Images of Gertrude von Petzold

In this issue [of Faith and Freedom: Volume 73, Part 1, Number 190] we are pleased to include Mária Pap’s review of the Lindsey Press’s new book Unitarian Women. A Legacy of Dissent. One of the subjects rightly featured in the book, and also included within the book’s cover illustration, is Gertrude von Petzold. Although her career as a Unitarian minister was relatively short it was also quite effective and was remarkable because it was such a trailblazing achievement, the first woman minister of any organised denomination in Britain. Her achievement is perhaps all the more impressive because she was not born in Britain, English was not her first language, and she achieved all that she did in the teeth not only of prejudice because of her sex but also because of her nationality. In every sense she was an outsider in her chosen field and yet she established herself in her profession as a leader of considerable authority who inspired tremendous affection and loyalty from her congregations.

Gertrude von Petzold A 01

Postcard of Gertrude von Petzold, taken by Burton & Sons published by Rotary

She was also an undoubted celebrity in her own right. The image of her reproduced in the book and on the cover of this issue travelled far and wide and has retained a place in the public imagination, at least for those interested in this aspect of Unitarian or women’s history. In the last couple of years an enlargement of this same image has been framed and hung on the walls of Harris Manchester College, a fitting tribute from her old college, but a compliment too to the photographer.

When the picture was first taken in 1904 it was ubiquitous. It must have sold, as a postcard, in the thousands. Not only that, three weeks after being inducted as pastor of Narborough Road Free Church in Leicester the same image graced the cover of the Tatler magazine.

The picture was taken by Burton & Sons, a long-established photographer local to Leicester but with studios across the Midlands. They also had the task of creating something new – no one had ever photographed a woman minister before. How should such a subject be depicted? With what clothes, posture, style? How do you present someone doing an entirely new thing, the first of her kind? There is no precedent for this kind of illustration. So where do they go for inspiration? The answer is simple, it is a celebrity photograph. The model used by the photographer, and by market leader Rotary who subsequently produced and sold her image as a postcard, is that of the top celebrities and postcard favourites of their day – the stars of the stage. Although she is wearing her academic hood and holds a book as indicators of her academic status, Gertrude von Petzold is dressed very elegantly, she gazes off into the middle distance her head resting on her left hand. This is a classic pose of an actress or musical hall star in 1904, she was being packaged as a celebrity in the terms of her era.

MIss Phillida Terson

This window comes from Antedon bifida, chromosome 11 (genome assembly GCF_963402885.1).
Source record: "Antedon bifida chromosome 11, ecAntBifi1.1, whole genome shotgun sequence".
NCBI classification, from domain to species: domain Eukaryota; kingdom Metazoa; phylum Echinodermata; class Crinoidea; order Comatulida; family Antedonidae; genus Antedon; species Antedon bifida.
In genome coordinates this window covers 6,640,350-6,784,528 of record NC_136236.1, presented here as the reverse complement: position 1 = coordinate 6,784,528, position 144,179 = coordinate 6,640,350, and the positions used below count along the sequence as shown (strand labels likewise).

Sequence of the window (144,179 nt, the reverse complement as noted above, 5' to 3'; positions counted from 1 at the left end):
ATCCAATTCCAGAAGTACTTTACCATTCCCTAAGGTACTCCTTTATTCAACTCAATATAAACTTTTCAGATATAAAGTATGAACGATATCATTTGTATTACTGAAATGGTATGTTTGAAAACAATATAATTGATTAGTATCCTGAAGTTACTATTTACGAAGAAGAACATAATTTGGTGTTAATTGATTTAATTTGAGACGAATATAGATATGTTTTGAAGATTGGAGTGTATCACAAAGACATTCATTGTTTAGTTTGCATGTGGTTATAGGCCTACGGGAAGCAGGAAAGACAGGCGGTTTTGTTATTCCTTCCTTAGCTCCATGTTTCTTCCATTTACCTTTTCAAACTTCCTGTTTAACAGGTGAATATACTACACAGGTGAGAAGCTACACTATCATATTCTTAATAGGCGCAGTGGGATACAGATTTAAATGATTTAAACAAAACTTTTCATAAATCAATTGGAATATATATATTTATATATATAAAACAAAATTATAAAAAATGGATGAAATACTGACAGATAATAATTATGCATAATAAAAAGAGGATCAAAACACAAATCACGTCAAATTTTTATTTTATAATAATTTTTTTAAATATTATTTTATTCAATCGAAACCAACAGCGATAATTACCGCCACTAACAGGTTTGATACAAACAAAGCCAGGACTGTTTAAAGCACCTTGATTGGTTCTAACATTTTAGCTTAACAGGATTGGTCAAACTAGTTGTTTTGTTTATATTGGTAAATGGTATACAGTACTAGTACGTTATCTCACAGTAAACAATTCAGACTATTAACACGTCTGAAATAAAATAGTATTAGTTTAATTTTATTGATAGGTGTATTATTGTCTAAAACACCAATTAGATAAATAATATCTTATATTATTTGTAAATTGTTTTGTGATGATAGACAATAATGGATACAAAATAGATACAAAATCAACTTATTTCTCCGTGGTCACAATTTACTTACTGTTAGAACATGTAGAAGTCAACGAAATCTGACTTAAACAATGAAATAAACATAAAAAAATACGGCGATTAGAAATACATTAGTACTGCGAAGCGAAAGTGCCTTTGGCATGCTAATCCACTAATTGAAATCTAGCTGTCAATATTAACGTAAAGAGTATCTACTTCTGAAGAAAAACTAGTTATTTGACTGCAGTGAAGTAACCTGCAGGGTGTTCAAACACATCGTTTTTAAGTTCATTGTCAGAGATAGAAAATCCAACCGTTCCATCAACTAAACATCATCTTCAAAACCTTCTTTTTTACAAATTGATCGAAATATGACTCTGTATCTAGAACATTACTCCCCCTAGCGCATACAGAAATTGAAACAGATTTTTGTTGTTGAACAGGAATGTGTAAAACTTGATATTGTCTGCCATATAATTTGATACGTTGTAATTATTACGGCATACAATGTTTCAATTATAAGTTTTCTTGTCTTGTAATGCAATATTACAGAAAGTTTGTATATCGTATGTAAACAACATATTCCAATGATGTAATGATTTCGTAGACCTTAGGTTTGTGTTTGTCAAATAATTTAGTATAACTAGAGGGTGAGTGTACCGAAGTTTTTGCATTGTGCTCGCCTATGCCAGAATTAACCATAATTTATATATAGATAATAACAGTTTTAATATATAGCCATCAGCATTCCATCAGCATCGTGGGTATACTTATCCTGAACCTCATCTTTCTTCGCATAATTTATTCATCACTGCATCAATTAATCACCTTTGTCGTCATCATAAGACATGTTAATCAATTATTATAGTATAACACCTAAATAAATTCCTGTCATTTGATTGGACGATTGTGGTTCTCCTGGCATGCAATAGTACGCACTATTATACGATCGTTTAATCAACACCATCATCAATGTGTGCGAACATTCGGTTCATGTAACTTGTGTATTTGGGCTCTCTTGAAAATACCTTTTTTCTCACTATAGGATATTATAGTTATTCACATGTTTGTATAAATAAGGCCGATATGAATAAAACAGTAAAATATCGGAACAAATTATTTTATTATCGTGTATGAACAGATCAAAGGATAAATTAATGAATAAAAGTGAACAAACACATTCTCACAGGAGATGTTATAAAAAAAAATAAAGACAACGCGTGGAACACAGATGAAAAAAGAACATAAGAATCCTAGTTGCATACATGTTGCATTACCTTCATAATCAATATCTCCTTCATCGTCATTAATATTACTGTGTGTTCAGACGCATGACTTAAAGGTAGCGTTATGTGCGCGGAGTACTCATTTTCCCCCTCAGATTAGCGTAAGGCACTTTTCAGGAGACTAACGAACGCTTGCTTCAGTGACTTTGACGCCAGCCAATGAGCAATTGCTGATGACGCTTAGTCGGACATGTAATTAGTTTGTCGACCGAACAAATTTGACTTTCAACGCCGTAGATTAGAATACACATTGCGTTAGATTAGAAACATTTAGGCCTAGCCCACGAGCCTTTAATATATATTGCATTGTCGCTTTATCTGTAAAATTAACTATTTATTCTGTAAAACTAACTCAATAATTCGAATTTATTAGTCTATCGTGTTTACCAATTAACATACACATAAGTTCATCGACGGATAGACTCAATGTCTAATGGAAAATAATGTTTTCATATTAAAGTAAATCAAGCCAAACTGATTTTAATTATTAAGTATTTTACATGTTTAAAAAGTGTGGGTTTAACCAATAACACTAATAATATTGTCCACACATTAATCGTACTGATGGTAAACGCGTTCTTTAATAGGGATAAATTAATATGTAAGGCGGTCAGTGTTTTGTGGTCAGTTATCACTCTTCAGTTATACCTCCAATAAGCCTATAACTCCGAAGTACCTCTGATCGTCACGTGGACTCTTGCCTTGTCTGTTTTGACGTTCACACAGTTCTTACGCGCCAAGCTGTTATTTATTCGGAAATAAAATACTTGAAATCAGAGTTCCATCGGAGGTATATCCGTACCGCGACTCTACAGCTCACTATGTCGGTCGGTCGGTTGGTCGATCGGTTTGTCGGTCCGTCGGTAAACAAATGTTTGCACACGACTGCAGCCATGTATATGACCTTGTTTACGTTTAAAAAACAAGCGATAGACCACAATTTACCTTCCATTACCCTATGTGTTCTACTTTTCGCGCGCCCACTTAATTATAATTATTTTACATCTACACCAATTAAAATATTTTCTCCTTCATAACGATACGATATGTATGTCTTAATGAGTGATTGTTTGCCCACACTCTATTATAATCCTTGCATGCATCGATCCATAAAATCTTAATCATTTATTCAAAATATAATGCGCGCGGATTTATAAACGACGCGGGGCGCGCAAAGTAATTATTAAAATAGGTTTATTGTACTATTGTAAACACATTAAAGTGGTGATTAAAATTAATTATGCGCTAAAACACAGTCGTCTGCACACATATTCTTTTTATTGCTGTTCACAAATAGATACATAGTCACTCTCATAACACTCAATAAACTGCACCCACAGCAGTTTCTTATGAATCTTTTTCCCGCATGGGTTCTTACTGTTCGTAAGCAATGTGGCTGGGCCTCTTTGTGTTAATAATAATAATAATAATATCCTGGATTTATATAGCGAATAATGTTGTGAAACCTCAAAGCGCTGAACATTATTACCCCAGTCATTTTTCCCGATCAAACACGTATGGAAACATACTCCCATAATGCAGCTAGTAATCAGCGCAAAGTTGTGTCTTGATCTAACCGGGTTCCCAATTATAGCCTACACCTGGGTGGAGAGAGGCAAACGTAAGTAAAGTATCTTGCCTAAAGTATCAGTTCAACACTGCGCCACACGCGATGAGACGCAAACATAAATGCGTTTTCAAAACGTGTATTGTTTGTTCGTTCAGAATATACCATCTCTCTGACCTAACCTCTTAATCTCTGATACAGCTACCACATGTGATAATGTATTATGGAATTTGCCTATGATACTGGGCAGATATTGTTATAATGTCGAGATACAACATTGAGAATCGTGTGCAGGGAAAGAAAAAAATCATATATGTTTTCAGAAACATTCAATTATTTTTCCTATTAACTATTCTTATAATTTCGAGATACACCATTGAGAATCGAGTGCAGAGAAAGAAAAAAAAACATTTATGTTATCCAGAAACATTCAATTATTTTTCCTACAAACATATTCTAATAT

Postcard of Miss Phillida Terson/Miss Phyllis Terry published by J. Beagles & Co. 1912. As can be seen the pose is almost identical to that in Rotary photograph of Gertude von Petzold. (Described as ‘an actress of distinction’ in the ODNB she combined stage appearances with film roles in later life).

You have to acknowledge too that she also must have projected something of a star quality herself. You can find other examples of pictures of women graduates from this era and they lack that extra element that undoubtedly helped to make this postcard sell.

Unnamed Graduate Wickens Studios Bangor N.W.

Unnamed Pre-1914 female graduate. Wickens Studios, Bangor, North Wales

To many of us this [image of Gertrude von Petzold] is a familiar picture. But it was not an inevitable depiction of the first woman minister. How else might an Edwardian photographer think that a woman minister might be shown? Well the answer comes with the postcard that is reproduced alongside this article. This is a far rarer postcard than the one produced by Rotary and, it has to be said, is not as well produced although it was published by J. Beagles a long-established London photographic publisher. Like Rotary they specialised in royalty, musical hall artistes and actors and actresses but unlike them they had a different model in mind for the picture of the first female minister. What inspired them was the image of a woman as a nurse.

Gertrude von Petzold B 01

Postcard of Gertrude von Petzold by J. Beagles & Co. London 1904.

This was already a well established outlet for women’s work – a caring profession characterised by service, so it was not a surprising model to be chosen by the photographer. Although again there are academic accoutrements, this picture, with plainer clothes, a high collar, long sleeves and even the hands pushed into the pockets of the skirt or pinafore, is exactly reminiscent of contemporary photographs of nurses. With a fuller face, if not exactly gazing directly at the camera, this is one of the ways that members of the nursing profession were presented on postcards in the Edwardian era and right through the First World War. J. Beagles were not alone in this; Elliot and Fry, another firm of London photographers, also produced similar images of Gertrude von Petzold.